A different way to buy chocolate for your sweetheart on Valentine’s Day

Chocolates from Madame Delluc’s in Oakwood. CONTRIBUTED

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Chocolates from Madame Delluc’s in Oakwood. CONTRIBUTED

Valentine’s Day means chocolate for many of us. This year, make Valentine’s Day extra-special for your loved ones with a gift of Earth-friendly chocolate.

I recently asked a dozen MOON Co-op shoppers to taste and rank eight chocolate bars sold at MOON Co-op. The cacao beans in the eight tested bars were all organically grown by growers paid living wages.

In contrast, child labor, low wages, hazardous working conditions, and environmental degradation are unfortunately endemic in growing the world’s cacao beans. The major candy makers claim limited ability to address the problem.

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The eight tested bars each contained around 70 percent cocoa (Hershey’s bar is 11 percent cocoa). Much to my surprise, a clear favorite emerged.

The leader by a wide margin was Chocolove. Its founder and owner Timothy Moley started the company in Boulder, Colorado, after a stint working as a USAID volunteer in an Indonesia cocoa field.

Chocolove’s web site describes Moley as “tall and slightly eccentric” like Willy Wonka, and a consumer of two chocolate bars a day. Chocolove may have been favored because of its relatively smooth and creamy texture.

Two bars tied for second: Divine and Taza. Divine Chocolate was the only tested bar that added a fruit flavor (raspberry), and that favorably influenced some of the judges.

Divine is owned by Kuapa Kokoo, a co-op in Ghana with 85,000 member-owner farmers. Ghana’s cacao bean industry had been a poorly run government monopoly, until Kuapa Kokoo was allowed to organize a co-op to grow cacao beans and later produce candy.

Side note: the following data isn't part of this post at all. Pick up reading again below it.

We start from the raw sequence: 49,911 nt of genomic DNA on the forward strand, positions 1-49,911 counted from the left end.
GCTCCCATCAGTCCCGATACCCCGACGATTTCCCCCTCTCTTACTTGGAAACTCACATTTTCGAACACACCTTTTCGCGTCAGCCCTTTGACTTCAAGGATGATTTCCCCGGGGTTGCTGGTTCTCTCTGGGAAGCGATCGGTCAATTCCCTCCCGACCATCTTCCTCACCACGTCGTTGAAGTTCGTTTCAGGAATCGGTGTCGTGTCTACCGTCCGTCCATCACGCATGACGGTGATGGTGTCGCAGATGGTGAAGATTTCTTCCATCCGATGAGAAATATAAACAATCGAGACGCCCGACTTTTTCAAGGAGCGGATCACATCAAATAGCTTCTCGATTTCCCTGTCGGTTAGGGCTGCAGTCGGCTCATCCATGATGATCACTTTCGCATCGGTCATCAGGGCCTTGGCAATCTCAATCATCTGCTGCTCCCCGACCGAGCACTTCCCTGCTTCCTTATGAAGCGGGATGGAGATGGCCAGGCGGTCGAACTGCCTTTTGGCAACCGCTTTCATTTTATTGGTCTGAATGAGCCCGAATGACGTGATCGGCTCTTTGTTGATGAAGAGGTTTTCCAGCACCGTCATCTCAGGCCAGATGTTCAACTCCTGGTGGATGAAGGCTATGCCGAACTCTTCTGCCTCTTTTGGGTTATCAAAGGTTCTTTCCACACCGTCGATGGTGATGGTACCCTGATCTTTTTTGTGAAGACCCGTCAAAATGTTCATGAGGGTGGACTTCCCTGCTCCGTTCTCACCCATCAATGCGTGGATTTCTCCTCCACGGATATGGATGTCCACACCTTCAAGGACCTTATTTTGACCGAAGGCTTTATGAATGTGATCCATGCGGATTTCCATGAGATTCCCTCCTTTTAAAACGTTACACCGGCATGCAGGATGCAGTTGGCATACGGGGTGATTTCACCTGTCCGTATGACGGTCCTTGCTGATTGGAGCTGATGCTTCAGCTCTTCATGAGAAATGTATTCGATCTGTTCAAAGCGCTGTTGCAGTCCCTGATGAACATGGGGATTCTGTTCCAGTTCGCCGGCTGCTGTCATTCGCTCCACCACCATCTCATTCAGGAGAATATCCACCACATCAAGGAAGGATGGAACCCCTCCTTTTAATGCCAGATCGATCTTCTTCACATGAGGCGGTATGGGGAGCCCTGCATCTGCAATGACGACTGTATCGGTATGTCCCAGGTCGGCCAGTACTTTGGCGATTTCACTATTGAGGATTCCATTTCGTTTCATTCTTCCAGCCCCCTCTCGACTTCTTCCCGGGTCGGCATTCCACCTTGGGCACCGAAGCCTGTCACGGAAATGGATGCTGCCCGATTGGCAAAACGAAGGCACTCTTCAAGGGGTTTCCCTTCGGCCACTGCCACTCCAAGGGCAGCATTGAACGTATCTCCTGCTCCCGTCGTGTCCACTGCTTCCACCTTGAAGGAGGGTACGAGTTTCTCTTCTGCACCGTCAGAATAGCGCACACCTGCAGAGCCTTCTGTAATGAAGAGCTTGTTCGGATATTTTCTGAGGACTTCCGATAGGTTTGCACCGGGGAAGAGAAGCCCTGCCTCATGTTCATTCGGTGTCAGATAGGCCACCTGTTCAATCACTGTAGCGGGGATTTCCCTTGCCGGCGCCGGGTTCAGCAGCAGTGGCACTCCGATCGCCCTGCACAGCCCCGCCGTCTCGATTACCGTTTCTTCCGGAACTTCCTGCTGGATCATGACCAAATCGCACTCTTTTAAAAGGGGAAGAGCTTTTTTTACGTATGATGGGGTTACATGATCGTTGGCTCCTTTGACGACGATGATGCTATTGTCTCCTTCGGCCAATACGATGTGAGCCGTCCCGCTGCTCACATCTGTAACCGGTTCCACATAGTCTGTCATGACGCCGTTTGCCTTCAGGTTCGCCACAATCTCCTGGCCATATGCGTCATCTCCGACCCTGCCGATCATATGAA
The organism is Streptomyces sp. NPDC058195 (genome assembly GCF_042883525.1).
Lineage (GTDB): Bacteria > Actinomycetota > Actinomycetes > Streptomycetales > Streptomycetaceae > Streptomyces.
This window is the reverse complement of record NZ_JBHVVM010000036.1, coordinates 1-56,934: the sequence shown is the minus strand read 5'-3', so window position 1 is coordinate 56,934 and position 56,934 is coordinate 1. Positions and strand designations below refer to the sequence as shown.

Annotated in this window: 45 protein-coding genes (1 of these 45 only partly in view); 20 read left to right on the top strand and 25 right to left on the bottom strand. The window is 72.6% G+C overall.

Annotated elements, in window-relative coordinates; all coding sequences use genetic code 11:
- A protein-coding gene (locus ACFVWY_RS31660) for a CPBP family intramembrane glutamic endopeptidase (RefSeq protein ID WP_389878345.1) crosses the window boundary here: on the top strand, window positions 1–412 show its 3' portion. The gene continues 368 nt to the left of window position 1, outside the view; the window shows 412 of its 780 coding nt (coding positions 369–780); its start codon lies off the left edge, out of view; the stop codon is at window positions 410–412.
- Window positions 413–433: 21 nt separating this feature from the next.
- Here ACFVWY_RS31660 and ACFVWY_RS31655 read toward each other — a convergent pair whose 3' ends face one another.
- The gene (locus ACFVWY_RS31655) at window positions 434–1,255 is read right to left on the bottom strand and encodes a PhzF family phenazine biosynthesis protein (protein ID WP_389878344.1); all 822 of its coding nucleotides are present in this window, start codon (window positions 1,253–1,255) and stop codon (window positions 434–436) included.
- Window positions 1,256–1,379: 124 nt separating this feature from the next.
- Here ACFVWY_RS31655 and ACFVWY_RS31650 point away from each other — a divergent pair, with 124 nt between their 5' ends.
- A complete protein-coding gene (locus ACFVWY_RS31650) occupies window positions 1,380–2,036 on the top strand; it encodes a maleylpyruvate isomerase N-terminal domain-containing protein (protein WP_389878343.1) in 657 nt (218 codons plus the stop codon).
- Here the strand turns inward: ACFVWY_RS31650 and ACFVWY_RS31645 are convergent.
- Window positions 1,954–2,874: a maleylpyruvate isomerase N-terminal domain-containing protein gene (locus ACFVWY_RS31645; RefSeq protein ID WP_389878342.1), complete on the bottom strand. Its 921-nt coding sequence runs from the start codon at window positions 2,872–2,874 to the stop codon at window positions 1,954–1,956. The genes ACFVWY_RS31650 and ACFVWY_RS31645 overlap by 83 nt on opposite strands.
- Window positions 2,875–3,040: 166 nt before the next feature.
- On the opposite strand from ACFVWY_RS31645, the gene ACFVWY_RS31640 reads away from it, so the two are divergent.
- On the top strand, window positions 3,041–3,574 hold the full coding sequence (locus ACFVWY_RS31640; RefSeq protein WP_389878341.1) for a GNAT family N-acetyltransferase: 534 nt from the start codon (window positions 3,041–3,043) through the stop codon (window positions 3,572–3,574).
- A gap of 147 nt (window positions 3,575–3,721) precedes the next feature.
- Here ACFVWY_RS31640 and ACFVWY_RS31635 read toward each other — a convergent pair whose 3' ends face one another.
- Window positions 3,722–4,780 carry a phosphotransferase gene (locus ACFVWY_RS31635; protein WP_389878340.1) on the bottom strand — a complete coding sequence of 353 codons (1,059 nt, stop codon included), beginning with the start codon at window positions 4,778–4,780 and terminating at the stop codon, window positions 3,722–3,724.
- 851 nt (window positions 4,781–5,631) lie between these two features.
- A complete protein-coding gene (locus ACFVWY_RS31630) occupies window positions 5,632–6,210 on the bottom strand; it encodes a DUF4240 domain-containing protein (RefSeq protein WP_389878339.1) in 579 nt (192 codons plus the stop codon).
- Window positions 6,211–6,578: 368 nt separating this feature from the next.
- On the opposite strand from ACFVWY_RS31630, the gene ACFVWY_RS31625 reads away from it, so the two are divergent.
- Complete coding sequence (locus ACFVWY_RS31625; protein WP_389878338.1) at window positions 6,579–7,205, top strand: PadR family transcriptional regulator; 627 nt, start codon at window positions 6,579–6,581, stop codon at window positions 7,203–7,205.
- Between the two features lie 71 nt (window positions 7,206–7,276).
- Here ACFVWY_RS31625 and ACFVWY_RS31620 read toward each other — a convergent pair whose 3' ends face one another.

Tied with Divine was Chocolate Mexicano made by Taza Chocolate, founded and owned by Alex Whitmore and Kathleen Fulton. Taza grinds and minimally processes the organic cocoa beans rather than creaming them into a smooth butter. The result is a grittier texture that appeals to some but not others.

Equal Exchange and Green & Black’s finished slightly behind Divine and Taza. Green & Black’s is a London-based company that sources its beans from Ghana.

Equal Exchange was founded in 1986 by Jonathan Rosenthal, Michael Rozyne and Rink Dickinson, all former managers of food co-ops (like MOON) in New England. Beans are sourced from growers’ co-ops in South America.

Two of the three finishing at the bottom are distinctive because they contain salt. Last year’s judges preferred the salty chocolate, but this year’s judges downgraded the salt.

Kaoka, founded in France by Andre Deberdt, sources its beans from growers’ co-ops in West Africa and Latin America. Salazon Chocolate Co., founded by Pete Truby, is actually named for a Spanish word for “salting.” The founder Pete Truby, an avid hiker, wanted to create a nutritious product that was both sweet and salty.

The least-favorite unsalted bar was Dagoba Organic Chocolate. One judge said it tasted like Hershey (not a compliment). He didn’t know it, but in fact Dagoba is owned by Hershey.

Several brands of organic Fair Trade chocolate are available at MOON Co-op, Oxford’s consumer-owned full-service grocery, featuring natural, local, organic, sustainable, and Earth-friendly products. The store, located at 516 S. Locust St. in Oxford, is open to the public every day. www.mooncoop.coop.

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